May 26, 2020, 09:54:42 AM

Author Topic: The Decline of Science Fiction  (Read 11203 times)

Offline OneChapterMore

Re: The Decline of Science Fiction
« Reply #15 on: April 15, 2013, 09:58:48 AM »
I think the issue is with 'big-name' SF authors. We haven't had a 'Mar Trilogy' or a 'Hyperion', or even a 'Snow Crash' or 'Neuromancer' for a while. Those books that are considered classics and cross the boundaries of 'populist' SF, and SF that is more appreciated by the connoisseur.

I think the Hugo award meltdown shows this - the quality of the Hugo is the quality of populist SF. Where populist fandom collides with the online blogs, the critics etc., that means that the populist SF choices aren't good enough. However, there is still excellent SF being produced - Beukes, Smythe, Roberts to name but 3.
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Offline Lionwalker

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Re: The Decline of Science Fiction
« Reply #16 on: April 15, 2013, 07:30:30 PM »
I really wouldn't hold Scalzi up as the voice of the new wave of SF. His work is entirely derivative. It is relatively enjoyable, but doesn't deal with the larger issues that made those big names what they were. The problem with much of the SF now is that it seems hurried, skimming over many of the issues in favour of driving the plot forward, more akin to movies than thoughtful, considered works that make up much of the older novels.
Many of the big names are out there still, mentioned by Pornokitsch above. There is also the problem with exposure. How much effort do you put into finding good SF instead of waiting for the lowest-common-denomitor works to be handed out by marketing campaings?
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Re: The Decline of Science Fiction
« Reply #17 on: April 15, 2013, 11:38:35 PM »
I was going along, reading the thread, and thinking "YES.  I know exactly what you mean" but then I was also thinking about what I've been reading.  Karl Schroeder's Sun of Suns is one I'm currently reading that I'm really liking, but I run into some problems with the world building...

I think what we are all really craving is another landmark series written by either an established SF author, or someone brand new that takes us all by surprise.  I don't discount any of the authors that others have mentioned here, but I feel like I'm waiting for something completely original and almost revolutionary. 
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Offline Sean Cunningham

Re: The Decline of Science Fiction
« Reply #18 on: April 20, 2013, 05:47:54 PM »
I really wouldn't hold Scalzi up as the voice of the new wave of SF. His work is entirely derivative. It is relatively enjoyable, but doesn't deal with the larger issues that made those big names what they were.

I haven't read any of his stuff because Old Man's War is in first person, which I usually don't get along with, but I gather it wears its Heinlein influences on its sleeve? Does it not have anything more to say than Heinlein-style sci-fi romp?

Science fiction is the shape and concerns of the modern world projected onto the future. The modern world changes so fast, who can imagine it one hundred years from now?
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Offline CptNemo

Re: The Decline of Science Fiction
« Reply #19 on: April 25, 2013, 03:36:45 AM »
Kim Stanley Robinson released 2312 last year. William Gibson is working on a new novel that sounds very interesting. But I agree that SF needs a new superstar, and after quitting The Quantum Thief, I don't think it's going to be Hannu Rajaniemi.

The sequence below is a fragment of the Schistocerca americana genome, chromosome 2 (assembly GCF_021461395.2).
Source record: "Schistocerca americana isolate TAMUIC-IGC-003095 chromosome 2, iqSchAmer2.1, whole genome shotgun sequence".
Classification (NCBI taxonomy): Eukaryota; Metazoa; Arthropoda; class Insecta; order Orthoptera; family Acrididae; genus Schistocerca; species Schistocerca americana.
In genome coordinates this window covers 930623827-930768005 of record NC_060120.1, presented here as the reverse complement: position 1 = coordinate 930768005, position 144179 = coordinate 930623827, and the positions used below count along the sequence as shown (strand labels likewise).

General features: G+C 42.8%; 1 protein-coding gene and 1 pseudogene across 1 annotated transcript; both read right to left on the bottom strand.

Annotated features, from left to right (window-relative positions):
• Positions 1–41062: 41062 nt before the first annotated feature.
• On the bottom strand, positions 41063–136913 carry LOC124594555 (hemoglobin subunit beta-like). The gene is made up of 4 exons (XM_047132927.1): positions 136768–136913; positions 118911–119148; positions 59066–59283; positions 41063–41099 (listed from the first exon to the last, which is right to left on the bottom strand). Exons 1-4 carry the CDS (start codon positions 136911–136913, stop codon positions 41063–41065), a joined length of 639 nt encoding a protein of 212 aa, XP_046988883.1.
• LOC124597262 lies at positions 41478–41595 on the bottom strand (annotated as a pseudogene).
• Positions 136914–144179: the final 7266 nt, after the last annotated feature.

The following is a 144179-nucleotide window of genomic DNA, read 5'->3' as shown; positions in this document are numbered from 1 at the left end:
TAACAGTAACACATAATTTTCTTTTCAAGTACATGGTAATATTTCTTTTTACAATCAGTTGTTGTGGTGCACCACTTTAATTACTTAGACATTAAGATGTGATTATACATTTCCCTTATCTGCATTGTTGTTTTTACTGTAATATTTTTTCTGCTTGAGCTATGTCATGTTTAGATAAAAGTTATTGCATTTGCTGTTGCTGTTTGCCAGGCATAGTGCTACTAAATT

I remember reading that the Fantasy market has always been significantly larger than SF's. Fantasy is also really hot right now, and I suspect publishers are trying to put as many GoT-esque novels on the shelves as possible. So maybe there are many brilliant SF novels being written, but publishers don't think they can make money with them. SF has always been edgier than Fantasy and I wonder if the big publishers are similar to Hollywood, thinking that the really cool stuff is too subtle or cerebral to appeal to a mass market.

Offline ScatteredK

Re: The Decline of Science Fiction
« Reply #20 on: May 02, 2013, 11:42:27 PM »
I've come across some new stuff, Will McIntosh for example-I think he may be worth watching. But I do feel that we haven't had an epic George RR Martin type SF novel/trilogy/series come out recently.

While I do consider Justin Cronin's Passage trilogy to be epic so far (book three isn't out yet)....I just want more from this genre  :P
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Offline Funky Scarecrow

Re: The Decline of Science Fiction
« Reply #21 on: May 20, 2013, 09:03:29 PM »
There's still a cuddyload of amazing SF being published, it's just that SF is a niche market within a niche section of the bookshop. In sales terms, Heinlein and Asimov were farts - and not even loud ones! - compared to the hurricanes that were Salinger, Fleming, DuMaurier, LeCarré or Robbins. We just think they were giants because a decent amount of their stuff is still in print.

In niche markets giants are declared retroactively. Gordon R. Dickson sold a lot of books in the '70s and so did Larry Niven. Their styles weren't too dissimilar, either. Time declared Niven the 'giant' and finding a Dickson now is difficult outside of the second hand market.

We'll know who the current SF 'giants' are in ten or fifteen years time when we can still find the novels published recently on the shelves. My money's on Banks, Beukes, Baxter, Roberts and Miéville (Note: Survivors may be different outside the UK we don't get every US release and vice versa).
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Offline pornokitsch

Re: The Decline of Science Fiction
« Reply #22 on: May 24, 2013, 12:40:35 PM »
I think the definition of science fiction is also do for a refresh. "Core" science fiction of rocket ships and space opera really isn't doing so well, but near-future social SF is soaring.